Photo of Professionals at McCoy Fatula, APC
Photo of Professionals at McCoy Fatula, APC

When is a joint custody arrangement best for a California family?

On Behalf of | May 7, 2021 | Child Custody

Child custody is one of the most contentious and complex issues a California couple will address in a divorce. It is never easy for two loving parents to decide how to share time with their kids, even if the two parties are amicable and have resolved to work together to create a meaningful and satisfactory custody arrangement. For many families, joint custody is the best option for the children. 

Like the name suggests, joint custody allows both parents to have equitable time with their kids. It typically means parents will also share the right to make important decisions on behalf of their kids as well. Before making any final custody decisions, it may be helpful for one to learn how joint custody works and what it could look like for their family. 

Legal and physical custody 

Some people may think joint custody simply means parents will split time with the kids 50-50. This may work for some families, but it is possible this is not ideal for you. For you, joint custody could mean you and the other parent will have equitable parenting time, allowing each to have a meaningful relationship with your kids. Of course, this has to make sense with your work and school schedules. Physical custody refers to the amount of time each parent has with the kids.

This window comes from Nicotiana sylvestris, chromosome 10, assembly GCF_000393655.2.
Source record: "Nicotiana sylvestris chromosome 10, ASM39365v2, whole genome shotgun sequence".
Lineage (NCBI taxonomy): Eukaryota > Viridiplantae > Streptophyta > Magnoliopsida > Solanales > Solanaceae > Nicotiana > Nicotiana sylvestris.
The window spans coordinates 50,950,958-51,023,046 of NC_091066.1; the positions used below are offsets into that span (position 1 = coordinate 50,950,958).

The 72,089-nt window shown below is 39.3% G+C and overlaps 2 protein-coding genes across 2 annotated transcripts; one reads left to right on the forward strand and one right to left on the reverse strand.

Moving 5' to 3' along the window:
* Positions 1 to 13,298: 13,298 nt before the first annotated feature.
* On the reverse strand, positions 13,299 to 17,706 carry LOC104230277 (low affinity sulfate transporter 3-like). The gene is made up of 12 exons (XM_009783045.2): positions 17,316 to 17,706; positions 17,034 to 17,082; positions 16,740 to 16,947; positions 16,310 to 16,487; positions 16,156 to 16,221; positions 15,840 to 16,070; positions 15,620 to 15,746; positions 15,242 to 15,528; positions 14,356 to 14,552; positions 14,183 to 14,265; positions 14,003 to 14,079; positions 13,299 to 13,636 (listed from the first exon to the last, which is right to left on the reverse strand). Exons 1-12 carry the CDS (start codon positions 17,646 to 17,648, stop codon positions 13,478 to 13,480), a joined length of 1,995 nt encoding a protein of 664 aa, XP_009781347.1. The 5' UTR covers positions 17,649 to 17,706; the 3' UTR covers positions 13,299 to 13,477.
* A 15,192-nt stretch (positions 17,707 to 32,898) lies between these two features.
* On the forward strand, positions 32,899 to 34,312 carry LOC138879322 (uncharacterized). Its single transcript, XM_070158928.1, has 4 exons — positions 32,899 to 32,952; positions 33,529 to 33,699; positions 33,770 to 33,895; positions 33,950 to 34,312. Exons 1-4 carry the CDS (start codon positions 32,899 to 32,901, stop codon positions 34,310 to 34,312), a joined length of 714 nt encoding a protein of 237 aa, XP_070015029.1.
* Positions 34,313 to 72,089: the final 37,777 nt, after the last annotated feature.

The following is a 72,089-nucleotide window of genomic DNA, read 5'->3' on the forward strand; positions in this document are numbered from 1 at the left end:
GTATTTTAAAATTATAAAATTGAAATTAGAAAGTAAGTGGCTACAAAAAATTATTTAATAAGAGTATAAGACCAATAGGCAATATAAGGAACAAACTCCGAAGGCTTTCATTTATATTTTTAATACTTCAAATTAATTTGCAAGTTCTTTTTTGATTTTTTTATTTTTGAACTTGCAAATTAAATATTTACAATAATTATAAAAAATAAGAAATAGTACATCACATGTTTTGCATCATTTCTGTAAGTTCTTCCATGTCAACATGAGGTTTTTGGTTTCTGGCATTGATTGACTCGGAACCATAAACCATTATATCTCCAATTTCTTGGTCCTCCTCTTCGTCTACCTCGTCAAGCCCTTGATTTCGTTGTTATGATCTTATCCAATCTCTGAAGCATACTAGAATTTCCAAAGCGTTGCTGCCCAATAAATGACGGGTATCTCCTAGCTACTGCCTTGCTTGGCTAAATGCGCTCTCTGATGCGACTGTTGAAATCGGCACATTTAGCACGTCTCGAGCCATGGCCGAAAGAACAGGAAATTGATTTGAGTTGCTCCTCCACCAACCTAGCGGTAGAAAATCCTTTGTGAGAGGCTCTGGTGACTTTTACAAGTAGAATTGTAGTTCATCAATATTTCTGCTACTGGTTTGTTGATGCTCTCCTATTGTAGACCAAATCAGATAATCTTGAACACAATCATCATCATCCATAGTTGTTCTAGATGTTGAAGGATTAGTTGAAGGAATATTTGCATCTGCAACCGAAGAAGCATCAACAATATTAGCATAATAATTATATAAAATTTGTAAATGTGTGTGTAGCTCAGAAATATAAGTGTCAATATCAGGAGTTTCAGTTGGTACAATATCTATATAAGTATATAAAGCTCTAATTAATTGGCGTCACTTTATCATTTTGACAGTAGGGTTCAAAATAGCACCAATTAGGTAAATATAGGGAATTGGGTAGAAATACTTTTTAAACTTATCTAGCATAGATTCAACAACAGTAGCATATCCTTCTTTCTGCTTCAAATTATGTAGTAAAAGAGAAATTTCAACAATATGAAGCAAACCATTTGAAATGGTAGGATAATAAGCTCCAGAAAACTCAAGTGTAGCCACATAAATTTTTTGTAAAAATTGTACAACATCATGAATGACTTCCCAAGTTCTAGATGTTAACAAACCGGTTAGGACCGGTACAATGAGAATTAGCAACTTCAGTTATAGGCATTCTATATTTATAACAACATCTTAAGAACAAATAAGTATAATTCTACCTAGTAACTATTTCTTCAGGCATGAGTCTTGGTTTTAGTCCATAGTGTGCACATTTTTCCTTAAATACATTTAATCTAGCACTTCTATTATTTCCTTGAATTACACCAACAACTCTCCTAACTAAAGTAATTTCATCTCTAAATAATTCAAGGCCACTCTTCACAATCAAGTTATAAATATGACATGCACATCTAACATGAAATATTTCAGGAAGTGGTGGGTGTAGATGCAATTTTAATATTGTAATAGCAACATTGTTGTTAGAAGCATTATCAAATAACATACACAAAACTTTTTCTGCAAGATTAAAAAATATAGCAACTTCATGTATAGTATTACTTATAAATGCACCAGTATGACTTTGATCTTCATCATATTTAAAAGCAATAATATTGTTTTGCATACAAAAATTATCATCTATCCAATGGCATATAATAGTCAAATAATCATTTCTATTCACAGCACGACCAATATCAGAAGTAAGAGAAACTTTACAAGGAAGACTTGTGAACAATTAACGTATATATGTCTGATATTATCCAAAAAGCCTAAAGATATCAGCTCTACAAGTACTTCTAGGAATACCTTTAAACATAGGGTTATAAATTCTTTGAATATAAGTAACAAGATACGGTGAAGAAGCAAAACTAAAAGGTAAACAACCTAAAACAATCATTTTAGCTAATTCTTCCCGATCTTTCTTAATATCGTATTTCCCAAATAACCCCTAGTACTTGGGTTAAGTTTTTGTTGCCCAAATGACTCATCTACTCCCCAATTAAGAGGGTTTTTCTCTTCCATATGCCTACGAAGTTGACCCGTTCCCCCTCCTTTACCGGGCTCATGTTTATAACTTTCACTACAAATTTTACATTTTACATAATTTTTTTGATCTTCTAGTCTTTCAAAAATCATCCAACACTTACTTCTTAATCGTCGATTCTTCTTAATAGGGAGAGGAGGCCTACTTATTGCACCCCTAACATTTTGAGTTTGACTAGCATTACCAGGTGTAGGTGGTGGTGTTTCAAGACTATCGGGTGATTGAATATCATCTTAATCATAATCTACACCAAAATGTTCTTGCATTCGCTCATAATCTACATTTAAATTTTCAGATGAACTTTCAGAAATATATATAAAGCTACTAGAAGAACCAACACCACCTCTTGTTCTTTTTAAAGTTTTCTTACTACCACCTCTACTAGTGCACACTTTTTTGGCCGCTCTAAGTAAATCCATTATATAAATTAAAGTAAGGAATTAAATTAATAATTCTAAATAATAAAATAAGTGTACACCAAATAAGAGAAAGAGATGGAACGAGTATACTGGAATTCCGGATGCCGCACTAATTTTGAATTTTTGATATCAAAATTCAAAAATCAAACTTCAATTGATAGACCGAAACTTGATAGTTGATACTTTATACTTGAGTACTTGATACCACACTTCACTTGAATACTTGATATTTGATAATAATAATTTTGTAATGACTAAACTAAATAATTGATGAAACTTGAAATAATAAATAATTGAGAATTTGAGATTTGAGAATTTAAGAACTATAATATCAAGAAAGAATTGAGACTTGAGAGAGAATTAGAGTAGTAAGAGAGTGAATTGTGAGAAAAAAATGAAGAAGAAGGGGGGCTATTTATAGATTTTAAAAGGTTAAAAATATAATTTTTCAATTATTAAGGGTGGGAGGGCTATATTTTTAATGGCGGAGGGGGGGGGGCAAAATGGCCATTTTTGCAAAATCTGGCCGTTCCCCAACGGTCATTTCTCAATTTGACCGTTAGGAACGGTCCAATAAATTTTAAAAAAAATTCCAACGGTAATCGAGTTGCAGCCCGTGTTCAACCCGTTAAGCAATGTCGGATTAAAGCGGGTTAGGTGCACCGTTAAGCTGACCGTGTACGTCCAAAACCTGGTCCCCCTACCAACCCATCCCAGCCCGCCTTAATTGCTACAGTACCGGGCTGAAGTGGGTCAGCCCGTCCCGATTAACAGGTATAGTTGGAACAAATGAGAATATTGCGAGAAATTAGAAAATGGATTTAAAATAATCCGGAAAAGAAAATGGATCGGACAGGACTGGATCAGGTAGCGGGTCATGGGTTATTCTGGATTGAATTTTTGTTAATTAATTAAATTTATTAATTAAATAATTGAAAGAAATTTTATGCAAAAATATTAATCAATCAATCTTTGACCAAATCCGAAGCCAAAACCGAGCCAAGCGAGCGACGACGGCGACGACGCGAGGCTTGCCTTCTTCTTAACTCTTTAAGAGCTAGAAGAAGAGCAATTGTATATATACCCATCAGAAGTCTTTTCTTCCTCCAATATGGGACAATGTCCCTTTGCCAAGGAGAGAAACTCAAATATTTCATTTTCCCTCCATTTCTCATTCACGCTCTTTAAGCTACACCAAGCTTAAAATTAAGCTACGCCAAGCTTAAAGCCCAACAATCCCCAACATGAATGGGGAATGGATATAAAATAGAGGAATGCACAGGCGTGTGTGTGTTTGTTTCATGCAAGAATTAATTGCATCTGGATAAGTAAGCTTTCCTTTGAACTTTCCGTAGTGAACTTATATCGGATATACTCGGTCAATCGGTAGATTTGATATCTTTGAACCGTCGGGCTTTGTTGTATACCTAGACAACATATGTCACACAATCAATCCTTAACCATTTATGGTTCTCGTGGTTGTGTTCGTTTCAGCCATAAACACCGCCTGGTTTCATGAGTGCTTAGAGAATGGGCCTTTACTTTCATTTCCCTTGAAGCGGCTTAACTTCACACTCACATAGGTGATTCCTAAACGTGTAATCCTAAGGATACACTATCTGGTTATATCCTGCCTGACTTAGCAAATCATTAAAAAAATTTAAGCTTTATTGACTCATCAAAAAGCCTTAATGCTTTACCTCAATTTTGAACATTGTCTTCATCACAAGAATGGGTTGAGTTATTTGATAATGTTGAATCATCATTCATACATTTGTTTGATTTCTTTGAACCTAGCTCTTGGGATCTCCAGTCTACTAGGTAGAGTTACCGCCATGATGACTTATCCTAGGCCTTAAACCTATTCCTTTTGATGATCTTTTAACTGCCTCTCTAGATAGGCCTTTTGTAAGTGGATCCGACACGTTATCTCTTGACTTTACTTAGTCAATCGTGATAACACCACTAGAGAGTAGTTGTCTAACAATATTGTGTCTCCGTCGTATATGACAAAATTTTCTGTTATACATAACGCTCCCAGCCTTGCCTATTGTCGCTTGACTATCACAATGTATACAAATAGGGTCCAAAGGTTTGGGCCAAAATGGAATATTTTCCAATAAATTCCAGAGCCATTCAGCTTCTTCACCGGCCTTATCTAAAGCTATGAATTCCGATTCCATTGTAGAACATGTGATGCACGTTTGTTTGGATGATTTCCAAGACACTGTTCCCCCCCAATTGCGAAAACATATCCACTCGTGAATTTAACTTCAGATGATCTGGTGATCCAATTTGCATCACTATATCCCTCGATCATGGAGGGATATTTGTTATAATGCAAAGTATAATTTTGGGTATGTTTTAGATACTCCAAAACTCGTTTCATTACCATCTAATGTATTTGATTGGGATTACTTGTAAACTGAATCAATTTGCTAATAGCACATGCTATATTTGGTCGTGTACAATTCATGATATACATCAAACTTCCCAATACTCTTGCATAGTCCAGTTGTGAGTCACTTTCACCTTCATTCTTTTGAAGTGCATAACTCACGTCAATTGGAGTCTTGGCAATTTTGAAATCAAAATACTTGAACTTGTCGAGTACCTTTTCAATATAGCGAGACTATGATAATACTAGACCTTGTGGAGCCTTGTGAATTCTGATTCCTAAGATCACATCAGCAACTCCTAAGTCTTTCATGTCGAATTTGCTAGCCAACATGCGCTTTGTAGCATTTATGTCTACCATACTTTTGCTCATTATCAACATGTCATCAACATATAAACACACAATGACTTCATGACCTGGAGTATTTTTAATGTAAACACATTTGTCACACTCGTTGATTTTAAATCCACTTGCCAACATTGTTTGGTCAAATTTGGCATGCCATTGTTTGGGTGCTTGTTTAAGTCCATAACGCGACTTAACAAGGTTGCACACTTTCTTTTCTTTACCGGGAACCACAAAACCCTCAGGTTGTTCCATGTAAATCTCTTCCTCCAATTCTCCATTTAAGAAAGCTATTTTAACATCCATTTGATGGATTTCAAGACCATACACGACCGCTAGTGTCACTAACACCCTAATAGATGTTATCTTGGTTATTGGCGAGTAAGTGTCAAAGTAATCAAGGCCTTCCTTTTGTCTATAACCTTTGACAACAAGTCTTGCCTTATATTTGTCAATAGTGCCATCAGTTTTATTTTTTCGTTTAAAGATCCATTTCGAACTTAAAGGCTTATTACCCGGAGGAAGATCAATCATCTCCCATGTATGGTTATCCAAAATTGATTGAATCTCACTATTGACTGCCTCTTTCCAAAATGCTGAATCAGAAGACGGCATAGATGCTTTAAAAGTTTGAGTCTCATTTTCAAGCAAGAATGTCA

Legal custody is the right each biological parent has to make important decisions for his or her kids. In many joint custody arrangements, parents will share legal custody. However, there are times when it is best for one parent to retain full legal custody even while sharing physical custody. This depends on the details of the individual situation and what will be in the best interests of the kids above everything else. 

The intent of child custody 

The focus of any good child custody arrangement should be focusing on the kids above all other factors, including how you and the other parent feel in the moment. It may be better for your kids if you choose a joint custody arrangement, even if that requires you to work cooperatively with the other parent. This is often the best way to provide the youngest members of the family with a sense of continuity of lifestyle and security after their parents go through a divorce. 

FindLaw Network